2023 Garden Trends Via Garden Design Newsletter - December 2022

Trends come and go, right?  In fashion.  In food.  In living.  Feels like you have to kind of pick your spots in all things trendy, right?  Can't be too on trend.  But, you still want to show how you're a little contemporary, right?  Trends in the garden are something that I've unpacked over the year.  Here's a trends post that I did very early this past year - January 2022.  And I did the same thing in 2019 and 2020.   I came across a recent 2023 Garden Trends list from Garden Design email newsletter and thought it was worth kicking-the-tires on the items they included.  Here's their list.  Below is a screenshot showing the nine items that they think will breakthrough and show up in gardens this growing season:


There are a few - what I'll call - 'narrow' items on their list.  And others that are way more 'broad' in nature.  Let's start with the more 'broad' category items.  Why?  Because they're A LOT less interesting to me.  That list includes #2 (Cottage Gardens), #3 (Mediterranean Gardens), #8 (Bright Outdoor Spaces) and #9 (Using Natural Materials).  Eight and Nine are...nothingburgers, right?  For different reasons.  They both make sense, but don't feel much like a true 'trend' to me.  Two and Three - feel like what they're *really* saying is native, four-season, formal, yet informal (lol) and drought-tolerant.  I suppose those are good trends, but they're 'broad' (to me).  

As for the ones that are more interesting to me?  Those are the remaining ones:  

#1 - Growing your own bouquets.  The phrase 'cut flower garden' is on an up-and-to-the-left path on Google Trends the past six or so years.  Thanks to Instagram, people are now going to cut flower gardens, too.  That's kinda nice.  Here's the Google Trends chart:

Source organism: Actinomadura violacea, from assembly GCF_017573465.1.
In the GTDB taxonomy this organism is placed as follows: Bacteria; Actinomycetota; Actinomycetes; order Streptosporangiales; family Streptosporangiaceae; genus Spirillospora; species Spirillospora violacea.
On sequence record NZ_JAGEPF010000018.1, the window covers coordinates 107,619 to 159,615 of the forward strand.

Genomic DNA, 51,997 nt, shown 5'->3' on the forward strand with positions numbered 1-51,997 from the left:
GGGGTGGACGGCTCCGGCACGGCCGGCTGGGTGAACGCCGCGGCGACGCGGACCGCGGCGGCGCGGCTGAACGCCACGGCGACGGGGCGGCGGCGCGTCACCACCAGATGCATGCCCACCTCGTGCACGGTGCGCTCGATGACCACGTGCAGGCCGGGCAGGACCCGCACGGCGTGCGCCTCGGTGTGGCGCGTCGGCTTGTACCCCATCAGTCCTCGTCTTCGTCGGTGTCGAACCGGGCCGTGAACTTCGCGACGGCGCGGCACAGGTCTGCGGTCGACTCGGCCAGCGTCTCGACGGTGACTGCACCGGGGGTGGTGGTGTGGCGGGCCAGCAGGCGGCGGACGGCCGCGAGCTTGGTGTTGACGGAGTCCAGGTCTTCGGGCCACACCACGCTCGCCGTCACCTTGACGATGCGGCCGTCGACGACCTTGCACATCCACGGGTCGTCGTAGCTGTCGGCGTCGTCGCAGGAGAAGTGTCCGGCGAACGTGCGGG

We don't get A TON of sun in our yard, but this idea of growing things for bouquets feels like something I can consider in 2023.  What about the sideyard?  I already started cutting and making small bouquets with our Disneyland Roses.  What about other flowers that can compliment those?  Seems like a project worth tinkering with this Winter.  

#4 - Getting rid of your lawn.  Listen...I get it.  Lawns are terrible.  They require water.  They don't help pollinators.  They are non-native.  If you want to reduce your lawn in size - I'm all for that.  I'll keep doing that.  But, at the same time...I do kinda love doing my own lawn.   So, sure...go ahead...create more beds and shrink the turf.  But (for now)....I won't be getting RID of mine.

#5 - Rare and Unusual Houseplants.   For me, this is all about Staghorns and topiaries.  Not going to stop.  Despite the setbacks.   

#6 - Adding texture with foliage plants.  I'm all in.  I consider myself a 'foliage gardener'.  Same thing as Staghorns.  Can't stop.  Won't stop.  Flowers don't do it for me.  

#7 - Going Vertical.  I find this idea of building a structure to grow things on/up pretty interesting.  As a screen and for privacy.  But, also to maximize what can be done in a small space.   In terms of how I can apply 'going vertical' in 2023, I'm thinking that I need to get the side-of-the-garage espaliers planted.  Those are 'vertical', right? And, something for vegetables - like this?  




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